Dean Rohrer

Qui devrait diriger le FMI ?

BERKELEY – Nombreux sont ceux qui pensent que le Fond Monétaire International a traversé une bonne crise. Il y a seulement trois ans, beaucoup d’observateurs estimaient que le Fond n’avait plus d’utilité et devait être fermé. Depuis, il est intervenu en Hongrie, en Lituanie, en Islande et en Ukraine, entre autres pays frappés par la crise, et a bénéficié d’importantes nouvelles ressources.

Ce retour d’affection vis-à-vis du Fond s’explique en partie par sa récente démonstration de flexibilité intellectuelle – une vertu rare pour une bureaucratie imposante et lourde. L’institution est revenue sur son opposition traditionnelle au contrôle de capitaux : elle a suggéré que les banques centrales envisagent des objectifs d’inflation plus élevé afin d’éviter la zone zéro en cas de chocs déflationnistes. Ceci a attiré l’ire de la Bundesbank allemande – une preuve qu’elle est dans le vrai.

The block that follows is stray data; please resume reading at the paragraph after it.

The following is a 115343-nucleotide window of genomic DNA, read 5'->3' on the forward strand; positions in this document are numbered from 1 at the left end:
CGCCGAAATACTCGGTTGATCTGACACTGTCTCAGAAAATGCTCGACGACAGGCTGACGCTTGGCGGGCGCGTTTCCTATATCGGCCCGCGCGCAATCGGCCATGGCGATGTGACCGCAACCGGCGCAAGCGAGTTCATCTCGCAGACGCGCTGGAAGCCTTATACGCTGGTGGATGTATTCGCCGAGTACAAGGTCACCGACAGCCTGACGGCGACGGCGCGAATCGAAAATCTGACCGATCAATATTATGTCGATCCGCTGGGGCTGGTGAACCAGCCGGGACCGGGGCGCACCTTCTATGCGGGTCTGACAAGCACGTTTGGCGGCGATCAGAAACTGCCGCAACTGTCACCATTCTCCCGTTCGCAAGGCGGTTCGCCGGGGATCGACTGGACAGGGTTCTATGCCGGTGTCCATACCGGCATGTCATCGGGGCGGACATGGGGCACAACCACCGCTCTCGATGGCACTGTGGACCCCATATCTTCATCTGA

Le FMI a aussi mis en place une Ligne de Crédit Flexible pour débloquer les fonds plus rapidement – et sans condition financière – aux pays confrontés à des tourmentes financières qui ne sont pas de leur fait. Mais malgré une appellation séduisante, cette nouvelle facilité n’a éveillé que peu d’intérêt, aucun en Asie en particulier.

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